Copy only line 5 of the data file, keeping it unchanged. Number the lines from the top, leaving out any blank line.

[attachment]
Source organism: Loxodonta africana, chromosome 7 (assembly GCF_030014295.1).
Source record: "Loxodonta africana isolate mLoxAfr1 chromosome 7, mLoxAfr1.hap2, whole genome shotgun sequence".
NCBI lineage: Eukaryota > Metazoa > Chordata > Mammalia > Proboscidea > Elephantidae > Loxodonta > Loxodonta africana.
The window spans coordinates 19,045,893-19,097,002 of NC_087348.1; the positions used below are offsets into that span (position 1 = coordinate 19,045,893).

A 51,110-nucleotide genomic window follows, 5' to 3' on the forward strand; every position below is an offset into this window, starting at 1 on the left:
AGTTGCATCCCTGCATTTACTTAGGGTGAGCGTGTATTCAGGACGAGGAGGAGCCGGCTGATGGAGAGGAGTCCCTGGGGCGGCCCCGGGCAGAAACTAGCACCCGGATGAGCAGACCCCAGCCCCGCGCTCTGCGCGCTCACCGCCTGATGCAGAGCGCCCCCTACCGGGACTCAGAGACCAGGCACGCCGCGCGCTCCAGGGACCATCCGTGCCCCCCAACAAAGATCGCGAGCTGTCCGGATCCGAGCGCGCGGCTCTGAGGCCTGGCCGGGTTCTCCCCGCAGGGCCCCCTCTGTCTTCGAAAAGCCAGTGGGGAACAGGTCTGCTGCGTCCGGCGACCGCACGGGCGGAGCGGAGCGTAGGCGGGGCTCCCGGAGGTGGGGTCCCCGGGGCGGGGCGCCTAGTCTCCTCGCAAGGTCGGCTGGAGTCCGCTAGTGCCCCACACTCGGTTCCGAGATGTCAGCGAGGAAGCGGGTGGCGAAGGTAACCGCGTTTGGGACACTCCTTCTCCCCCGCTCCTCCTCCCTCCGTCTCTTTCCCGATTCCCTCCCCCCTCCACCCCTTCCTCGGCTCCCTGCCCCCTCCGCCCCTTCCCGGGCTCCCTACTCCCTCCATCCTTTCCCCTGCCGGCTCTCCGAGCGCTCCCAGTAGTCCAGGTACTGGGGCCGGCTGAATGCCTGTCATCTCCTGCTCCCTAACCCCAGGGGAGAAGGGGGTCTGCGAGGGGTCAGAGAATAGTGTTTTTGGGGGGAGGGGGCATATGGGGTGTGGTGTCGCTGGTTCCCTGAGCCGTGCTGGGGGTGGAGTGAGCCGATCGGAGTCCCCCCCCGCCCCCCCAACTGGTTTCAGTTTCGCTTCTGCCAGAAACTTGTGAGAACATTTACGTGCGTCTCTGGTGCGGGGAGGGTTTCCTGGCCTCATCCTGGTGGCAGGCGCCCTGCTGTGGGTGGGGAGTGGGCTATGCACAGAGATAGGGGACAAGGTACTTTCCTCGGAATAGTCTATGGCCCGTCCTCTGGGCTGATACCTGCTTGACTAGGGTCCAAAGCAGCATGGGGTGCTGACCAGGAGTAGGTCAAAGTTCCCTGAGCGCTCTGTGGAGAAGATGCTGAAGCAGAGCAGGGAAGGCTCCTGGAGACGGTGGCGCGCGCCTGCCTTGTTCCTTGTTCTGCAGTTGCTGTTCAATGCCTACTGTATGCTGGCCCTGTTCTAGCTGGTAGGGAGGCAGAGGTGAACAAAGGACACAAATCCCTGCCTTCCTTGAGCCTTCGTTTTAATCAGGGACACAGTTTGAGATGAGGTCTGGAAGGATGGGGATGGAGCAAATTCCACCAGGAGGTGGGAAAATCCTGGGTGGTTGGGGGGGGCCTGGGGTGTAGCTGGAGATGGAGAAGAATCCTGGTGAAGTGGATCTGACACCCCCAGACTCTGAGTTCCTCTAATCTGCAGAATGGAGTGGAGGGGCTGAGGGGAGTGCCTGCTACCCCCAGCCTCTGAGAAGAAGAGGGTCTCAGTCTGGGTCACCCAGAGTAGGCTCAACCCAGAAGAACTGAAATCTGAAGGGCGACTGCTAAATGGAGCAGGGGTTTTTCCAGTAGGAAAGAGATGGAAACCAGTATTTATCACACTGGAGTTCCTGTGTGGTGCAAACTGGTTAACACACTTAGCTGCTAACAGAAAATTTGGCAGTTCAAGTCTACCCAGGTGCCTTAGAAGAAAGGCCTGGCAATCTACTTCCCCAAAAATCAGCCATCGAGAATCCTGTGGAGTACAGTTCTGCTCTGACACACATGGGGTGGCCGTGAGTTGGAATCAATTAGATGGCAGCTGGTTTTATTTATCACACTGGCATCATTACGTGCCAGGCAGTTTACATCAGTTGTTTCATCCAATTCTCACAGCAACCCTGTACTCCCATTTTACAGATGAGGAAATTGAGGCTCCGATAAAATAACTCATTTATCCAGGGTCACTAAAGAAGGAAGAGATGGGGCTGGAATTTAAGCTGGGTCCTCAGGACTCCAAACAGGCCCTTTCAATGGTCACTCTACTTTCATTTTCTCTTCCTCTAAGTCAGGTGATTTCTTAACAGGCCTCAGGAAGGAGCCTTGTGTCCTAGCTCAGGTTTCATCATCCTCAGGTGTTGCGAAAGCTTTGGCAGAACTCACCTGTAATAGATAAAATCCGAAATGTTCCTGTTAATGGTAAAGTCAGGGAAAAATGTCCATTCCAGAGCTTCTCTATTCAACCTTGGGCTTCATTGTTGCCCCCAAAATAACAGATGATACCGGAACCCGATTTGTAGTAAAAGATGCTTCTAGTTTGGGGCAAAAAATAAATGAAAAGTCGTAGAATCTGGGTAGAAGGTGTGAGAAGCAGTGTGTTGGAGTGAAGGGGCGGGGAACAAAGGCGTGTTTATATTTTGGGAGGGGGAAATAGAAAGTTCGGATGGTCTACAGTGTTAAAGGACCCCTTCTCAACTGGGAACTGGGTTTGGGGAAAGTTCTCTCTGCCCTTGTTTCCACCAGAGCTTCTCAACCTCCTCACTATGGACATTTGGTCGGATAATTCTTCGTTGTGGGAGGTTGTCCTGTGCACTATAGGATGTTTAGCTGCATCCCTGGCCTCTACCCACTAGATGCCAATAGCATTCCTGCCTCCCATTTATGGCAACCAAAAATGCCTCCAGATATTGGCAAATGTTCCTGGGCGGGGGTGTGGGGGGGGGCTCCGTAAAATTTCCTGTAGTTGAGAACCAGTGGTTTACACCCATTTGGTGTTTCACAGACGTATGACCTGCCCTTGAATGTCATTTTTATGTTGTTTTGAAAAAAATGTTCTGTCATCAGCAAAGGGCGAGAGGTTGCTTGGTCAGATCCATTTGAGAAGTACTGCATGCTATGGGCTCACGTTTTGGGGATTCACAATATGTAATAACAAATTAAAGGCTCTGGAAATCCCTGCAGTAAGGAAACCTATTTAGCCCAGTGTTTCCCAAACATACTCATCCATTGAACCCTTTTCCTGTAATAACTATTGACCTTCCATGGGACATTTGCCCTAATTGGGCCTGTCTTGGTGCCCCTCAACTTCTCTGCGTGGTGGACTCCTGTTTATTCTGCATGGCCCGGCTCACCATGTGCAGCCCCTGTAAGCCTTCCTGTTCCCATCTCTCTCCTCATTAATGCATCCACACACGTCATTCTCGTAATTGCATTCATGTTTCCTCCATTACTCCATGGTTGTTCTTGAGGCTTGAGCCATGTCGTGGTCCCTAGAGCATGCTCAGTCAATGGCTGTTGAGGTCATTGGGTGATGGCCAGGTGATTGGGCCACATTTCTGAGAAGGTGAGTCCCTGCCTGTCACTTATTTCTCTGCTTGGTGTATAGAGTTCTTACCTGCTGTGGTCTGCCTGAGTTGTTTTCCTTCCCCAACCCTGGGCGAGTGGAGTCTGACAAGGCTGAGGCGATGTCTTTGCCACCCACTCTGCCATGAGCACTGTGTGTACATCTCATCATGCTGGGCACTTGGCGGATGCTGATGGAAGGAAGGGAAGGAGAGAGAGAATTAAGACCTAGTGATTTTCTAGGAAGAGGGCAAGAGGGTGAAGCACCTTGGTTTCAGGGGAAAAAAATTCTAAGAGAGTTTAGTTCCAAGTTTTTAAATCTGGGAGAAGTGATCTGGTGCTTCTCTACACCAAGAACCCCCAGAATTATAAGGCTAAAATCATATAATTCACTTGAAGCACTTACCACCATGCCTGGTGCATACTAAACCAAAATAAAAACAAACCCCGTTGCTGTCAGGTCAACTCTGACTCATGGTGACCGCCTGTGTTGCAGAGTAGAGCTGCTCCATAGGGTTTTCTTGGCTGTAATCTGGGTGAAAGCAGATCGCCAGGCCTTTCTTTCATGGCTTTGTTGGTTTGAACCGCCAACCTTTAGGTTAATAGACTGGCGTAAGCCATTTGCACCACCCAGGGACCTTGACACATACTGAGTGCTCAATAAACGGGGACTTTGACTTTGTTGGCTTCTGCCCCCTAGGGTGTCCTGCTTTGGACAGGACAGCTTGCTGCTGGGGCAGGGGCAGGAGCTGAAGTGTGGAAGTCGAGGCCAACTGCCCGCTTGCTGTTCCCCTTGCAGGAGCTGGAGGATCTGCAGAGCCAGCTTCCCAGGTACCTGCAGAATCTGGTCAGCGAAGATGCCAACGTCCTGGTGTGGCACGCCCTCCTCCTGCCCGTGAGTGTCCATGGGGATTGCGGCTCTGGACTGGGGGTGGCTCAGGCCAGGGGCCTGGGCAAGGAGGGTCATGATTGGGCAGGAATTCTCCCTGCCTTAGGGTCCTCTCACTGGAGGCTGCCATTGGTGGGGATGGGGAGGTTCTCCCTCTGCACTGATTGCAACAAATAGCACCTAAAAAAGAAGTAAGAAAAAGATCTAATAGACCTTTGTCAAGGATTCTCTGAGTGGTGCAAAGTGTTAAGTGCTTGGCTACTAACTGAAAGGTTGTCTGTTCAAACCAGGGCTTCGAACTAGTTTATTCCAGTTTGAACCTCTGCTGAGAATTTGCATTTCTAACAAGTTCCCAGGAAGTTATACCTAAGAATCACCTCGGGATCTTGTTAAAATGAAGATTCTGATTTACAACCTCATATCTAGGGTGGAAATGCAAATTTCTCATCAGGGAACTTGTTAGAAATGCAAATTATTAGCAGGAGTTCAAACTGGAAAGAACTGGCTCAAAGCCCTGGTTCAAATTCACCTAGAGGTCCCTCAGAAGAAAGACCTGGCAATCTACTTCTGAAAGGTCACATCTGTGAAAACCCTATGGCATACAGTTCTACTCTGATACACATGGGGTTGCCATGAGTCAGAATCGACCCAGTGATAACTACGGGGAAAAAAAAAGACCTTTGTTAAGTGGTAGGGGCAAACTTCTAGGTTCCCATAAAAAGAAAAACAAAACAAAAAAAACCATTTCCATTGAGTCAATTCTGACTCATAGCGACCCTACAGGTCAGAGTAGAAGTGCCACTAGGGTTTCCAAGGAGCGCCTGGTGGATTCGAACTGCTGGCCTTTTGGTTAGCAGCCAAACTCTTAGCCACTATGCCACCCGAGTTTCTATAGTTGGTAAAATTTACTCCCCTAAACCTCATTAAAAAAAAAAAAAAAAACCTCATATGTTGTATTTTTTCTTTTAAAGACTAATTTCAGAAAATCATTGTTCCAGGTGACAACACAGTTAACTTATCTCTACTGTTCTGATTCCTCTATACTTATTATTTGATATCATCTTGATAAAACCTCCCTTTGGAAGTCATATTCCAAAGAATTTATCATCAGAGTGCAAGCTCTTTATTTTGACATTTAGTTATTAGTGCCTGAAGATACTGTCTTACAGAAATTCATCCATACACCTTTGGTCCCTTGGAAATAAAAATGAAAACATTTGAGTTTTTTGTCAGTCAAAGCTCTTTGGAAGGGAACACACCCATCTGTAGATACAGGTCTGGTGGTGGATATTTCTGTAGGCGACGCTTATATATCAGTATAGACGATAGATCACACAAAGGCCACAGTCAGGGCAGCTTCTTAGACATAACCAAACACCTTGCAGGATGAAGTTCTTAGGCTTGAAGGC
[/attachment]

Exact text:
A 51,110-nucleotide genomic window follows, 5' to 3' on the forward strand; every position below is an offset into this window, starting at 1 on the left: